New cast in Kervorkian film:
The cast of the new film about the high profile doctor, Dr. Jack Kervorkian, who fought “…to establish the right to die for terminally ill patients…” has announced an expansion of its cast. The made-for-TV film is entitled “You Don’t Know Jack,” and it will be directed by Barry Levinson. As announced “back in May” the title role will be filled by Al Pacino. Recently, “Susan Sarandon and John Goodman have also joined…”
I think this is some brilliant and solid casting. Who can think of a better person to play Dr. Kervorkian than Pacino; who can play everything from intense caricatures of evil from a coke-fuelled gangster in “Scarface” to the Devil himself in “The Devil’s Rejects.” He can also show incredible humanity like in “Scent of a Woman.” Both Sarandon and Goodman are solid actors who I feel are underrated talents. As great examples of their skills as supporting actors, watch Goodman in “The Big Lebowski,” and watch Sarandon in “The Client.”
Is Sacha Baron Cohen in danger?
Cohen’s brother “Erran Baron Cohen – who has produced the music for his younger sibling’s films…” is concerned for Sacha’s safety when performing the stunts in his films. Erran has been quoted as saying: “I do worry that it may all end horribly and I think it would be good if he did some less dangerous movies in the future. There are some scenes in ‘Bruno’ where the danger factor is completely nuts…”
The two brothers got started together by playing comedy shows together; “…we ended up performing it (their act) in some comedy clubs around London, all dressed up as Hassidics (a conservative Jewish sect). Then some BBC late-night comedy show actually recorded it, but then banned it immediately because we’d insulted three religions within three minutes. And after that Sacha’s comedy career really started.”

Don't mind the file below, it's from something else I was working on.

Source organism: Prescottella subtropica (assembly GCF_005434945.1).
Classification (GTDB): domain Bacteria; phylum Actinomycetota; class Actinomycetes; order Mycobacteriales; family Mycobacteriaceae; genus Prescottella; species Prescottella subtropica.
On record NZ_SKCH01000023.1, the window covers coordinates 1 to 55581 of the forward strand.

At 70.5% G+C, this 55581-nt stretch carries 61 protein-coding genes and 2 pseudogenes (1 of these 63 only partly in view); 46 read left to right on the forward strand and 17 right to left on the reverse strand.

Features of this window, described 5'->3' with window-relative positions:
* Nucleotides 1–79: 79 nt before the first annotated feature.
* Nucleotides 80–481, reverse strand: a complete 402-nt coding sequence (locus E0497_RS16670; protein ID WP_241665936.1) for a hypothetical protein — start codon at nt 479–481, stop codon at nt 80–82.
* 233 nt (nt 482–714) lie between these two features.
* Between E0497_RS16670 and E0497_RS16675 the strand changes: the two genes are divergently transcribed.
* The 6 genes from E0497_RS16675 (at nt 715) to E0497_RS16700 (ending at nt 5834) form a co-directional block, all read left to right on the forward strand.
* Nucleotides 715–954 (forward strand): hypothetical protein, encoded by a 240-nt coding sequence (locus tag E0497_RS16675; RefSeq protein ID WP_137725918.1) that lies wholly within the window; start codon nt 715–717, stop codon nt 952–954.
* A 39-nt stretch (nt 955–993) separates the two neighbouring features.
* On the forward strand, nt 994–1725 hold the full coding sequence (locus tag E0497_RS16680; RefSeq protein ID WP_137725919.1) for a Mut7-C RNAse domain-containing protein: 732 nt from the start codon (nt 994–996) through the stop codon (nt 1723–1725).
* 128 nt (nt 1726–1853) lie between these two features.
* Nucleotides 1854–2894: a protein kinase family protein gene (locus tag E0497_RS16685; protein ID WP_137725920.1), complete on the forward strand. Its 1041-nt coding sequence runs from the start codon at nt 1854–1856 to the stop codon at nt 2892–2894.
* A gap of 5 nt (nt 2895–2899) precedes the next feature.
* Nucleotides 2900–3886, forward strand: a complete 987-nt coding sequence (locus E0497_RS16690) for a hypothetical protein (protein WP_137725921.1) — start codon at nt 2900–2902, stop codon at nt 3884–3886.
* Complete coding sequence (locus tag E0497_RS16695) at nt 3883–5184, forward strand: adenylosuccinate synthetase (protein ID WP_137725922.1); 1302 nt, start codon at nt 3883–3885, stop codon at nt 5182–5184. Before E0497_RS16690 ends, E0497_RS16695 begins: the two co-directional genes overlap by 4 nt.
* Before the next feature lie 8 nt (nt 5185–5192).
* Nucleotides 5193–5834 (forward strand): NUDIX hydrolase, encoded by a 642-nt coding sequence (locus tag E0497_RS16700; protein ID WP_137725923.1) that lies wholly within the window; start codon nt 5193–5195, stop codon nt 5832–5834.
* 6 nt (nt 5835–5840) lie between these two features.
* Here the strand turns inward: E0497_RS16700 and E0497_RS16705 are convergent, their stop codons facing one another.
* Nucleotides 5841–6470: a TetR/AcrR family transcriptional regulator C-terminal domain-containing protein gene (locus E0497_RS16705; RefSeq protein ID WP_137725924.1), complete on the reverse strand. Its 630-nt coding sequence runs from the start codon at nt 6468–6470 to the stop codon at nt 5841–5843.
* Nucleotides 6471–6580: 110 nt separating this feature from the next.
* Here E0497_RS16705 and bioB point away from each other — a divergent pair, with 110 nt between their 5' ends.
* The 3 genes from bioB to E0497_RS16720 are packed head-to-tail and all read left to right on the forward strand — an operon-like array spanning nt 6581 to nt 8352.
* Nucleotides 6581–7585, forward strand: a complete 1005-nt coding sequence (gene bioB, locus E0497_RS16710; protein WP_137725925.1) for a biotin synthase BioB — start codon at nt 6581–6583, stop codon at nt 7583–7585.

Are stories like this just part of the image? How many of Cohen’s risque stunts are pre-planned. I haven’t seen “Bruno” yet, but plenty of the stunts in “Borat” looked staged. I wonder if stories like this are planted in an attempt to cement the image of his extreme edginess, which verges on personal danger.
A Broken Film??
The terrific and eccentric Toronto band Broken Social Scene “is teaming up with director Bruce McDonald and screenwriter Don McKellar to produce a concert film that will include amateur footage shot by fans.” The “feature-length project, tentatively titled, “This Movie Is Broken,” says the experimental film will be anchored by a love story written by McKellar.” The plot “follows a lovestruck boy who goes to a Broken Social Scene show with his romantic crush, but things don’t turn out as he planned.” The performance footage has already been shot, but McDonald solicited fans to “Turn your cameras on the city (Toronto), turn it on your friends. We like faces, we like kissing … and any format — Super 8, 16-millimetre, digital, cellphone footage.” The amateurs have been urged to “Experiment. Have fun. Our hope is that by integrating your footage with ours, we’ll be able to create a visual mosaic that captures the city and the summer.”
I am very excited for this film. The live performance of BSS are an incredible synergy of music and scenery. McDonald has shown his flair for visual and narrative experimentation in the recent films “Pontypool” and the terrific avant-garde “The Tracey Fragments.” McKellar has written films that challenge the intellect, among the best being “Last Night,” about a group of people dealing with the end of the world. The best known is probably “Thirty Two Short Films About Glenn Gould,” a wild and diverse collection of films inspired by the beloved Canadian pianist. A film combining amateur and multi-platform footage, a concert film, and a cohesive plot is an ambitious project that, to my knowledge, has never been attempted before.
Canadian film offers many wonderful opportunities for creativity.
RIP Walter Cronkite
Although it does not strictly qualify as film news, we would be remiss not to acknowledge the death of an American news icon, Walter Cronkite, who died at 92. “He delivered the news with care and consideration and humanity, never far removed from his declarative sentence, wire service and radio announcing roots…He never ceased to promote the need for solid, well-sourced news, nor was he quiet when he felt that trust was being eroded.” It is rare that we see a person as respected as Cronkite pass away. I wish I had lived through the Cronkite era; it seems that there is no news anchor today that brought to news the integrity that he did. Maybe there never will be.
“…That man was called — without irony — “the most trusted man in America.” RIP Walter.